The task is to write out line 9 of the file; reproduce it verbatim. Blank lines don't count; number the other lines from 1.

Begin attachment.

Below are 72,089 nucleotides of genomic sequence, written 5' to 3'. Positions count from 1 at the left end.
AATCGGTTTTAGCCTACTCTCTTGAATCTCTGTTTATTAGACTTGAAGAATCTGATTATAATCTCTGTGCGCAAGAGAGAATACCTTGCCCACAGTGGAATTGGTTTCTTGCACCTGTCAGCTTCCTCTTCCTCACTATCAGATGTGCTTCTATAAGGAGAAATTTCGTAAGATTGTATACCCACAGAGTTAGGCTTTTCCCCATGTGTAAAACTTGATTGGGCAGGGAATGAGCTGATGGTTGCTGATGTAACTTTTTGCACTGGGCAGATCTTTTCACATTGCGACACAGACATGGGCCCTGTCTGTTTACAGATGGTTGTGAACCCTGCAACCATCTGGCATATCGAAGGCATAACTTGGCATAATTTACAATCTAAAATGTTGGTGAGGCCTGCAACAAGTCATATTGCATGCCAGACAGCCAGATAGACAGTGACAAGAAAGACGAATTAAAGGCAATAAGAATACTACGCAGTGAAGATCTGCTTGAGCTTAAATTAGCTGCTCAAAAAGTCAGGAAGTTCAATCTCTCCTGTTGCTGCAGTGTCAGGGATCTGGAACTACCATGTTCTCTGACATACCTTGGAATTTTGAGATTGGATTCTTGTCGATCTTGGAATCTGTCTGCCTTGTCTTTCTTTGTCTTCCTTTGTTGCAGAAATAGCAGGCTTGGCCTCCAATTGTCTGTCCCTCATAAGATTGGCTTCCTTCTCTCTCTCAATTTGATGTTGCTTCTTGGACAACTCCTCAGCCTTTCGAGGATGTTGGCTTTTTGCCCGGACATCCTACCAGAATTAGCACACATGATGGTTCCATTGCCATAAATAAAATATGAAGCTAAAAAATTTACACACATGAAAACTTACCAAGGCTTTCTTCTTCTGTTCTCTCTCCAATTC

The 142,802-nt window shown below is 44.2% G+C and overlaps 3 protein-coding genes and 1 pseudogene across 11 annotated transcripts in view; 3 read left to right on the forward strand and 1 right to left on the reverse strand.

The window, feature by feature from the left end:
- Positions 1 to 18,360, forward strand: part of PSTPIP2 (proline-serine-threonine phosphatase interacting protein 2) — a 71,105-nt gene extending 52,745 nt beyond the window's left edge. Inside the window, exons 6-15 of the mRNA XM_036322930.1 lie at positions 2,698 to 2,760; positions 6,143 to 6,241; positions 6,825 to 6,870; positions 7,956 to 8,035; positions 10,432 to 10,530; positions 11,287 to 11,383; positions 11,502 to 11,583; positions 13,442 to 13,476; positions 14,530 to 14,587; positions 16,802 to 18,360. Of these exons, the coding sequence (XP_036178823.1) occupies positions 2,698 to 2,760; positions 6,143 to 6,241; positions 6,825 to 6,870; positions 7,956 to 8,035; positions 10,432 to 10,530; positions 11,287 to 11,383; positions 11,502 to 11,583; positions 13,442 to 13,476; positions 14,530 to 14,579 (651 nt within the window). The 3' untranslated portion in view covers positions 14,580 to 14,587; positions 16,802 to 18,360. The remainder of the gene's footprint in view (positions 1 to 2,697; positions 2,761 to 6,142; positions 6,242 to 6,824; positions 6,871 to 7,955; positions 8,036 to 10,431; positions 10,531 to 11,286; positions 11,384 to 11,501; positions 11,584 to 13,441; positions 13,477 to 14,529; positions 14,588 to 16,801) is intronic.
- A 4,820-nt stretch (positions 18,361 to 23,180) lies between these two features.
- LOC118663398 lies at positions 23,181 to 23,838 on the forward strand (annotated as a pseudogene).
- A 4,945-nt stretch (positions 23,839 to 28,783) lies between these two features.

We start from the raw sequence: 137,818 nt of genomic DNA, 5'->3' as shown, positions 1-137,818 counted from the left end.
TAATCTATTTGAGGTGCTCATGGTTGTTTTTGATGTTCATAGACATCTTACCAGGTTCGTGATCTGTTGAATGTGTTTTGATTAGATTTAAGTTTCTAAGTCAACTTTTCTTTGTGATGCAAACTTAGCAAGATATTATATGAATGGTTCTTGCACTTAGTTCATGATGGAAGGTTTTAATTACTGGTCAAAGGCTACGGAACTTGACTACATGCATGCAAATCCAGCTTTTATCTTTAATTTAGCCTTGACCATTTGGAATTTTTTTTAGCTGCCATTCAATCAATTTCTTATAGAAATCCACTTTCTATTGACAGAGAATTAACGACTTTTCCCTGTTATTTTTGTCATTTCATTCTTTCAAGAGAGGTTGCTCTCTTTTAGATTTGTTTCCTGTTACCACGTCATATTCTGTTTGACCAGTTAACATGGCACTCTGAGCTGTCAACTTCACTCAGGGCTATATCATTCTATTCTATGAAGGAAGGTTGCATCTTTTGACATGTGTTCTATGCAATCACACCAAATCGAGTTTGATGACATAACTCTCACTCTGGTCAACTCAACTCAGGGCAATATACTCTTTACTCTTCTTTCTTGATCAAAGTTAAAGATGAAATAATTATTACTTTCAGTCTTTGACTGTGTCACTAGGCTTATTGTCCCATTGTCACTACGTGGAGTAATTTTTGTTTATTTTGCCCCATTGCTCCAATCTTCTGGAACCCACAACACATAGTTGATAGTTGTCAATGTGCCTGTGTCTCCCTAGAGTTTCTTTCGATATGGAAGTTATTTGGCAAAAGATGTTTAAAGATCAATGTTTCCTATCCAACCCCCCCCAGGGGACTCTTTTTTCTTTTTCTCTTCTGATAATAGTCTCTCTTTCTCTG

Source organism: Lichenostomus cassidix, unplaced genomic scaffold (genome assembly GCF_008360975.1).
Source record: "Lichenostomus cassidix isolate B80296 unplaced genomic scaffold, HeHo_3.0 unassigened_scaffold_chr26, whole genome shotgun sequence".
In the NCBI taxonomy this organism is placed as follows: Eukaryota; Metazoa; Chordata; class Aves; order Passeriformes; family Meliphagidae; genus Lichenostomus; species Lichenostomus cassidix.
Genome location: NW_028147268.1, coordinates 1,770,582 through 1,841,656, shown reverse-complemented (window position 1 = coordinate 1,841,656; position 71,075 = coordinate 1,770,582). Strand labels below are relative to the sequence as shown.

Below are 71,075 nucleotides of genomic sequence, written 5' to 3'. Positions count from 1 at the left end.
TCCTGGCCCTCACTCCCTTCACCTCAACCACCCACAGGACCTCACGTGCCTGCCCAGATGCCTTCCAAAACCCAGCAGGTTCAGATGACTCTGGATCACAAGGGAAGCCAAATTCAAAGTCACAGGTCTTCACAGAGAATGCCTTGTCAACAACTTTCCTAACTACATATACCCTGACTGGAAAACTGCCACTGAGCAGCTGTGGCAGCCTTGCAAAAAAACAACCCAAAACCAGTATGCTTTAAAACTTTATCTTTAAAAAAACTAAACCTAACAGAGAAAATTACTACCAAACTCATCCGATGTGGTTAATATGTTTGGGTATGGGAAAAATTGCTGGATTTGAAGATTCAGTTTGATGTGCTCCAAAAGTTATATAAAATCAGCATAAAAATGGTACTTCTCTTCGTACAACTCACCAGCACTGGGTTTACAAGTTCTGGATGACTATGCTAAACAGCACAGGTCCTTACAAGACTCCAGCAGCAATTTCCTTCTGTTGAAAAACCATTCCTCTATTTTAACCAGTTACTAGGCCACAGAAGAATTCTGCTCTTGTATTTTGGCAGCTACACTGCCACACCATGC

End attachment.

We start from the raw sequence: 137,818 nt of genomic DNA, 5'->3' as shown, positions 1-137,818 counted from the left end.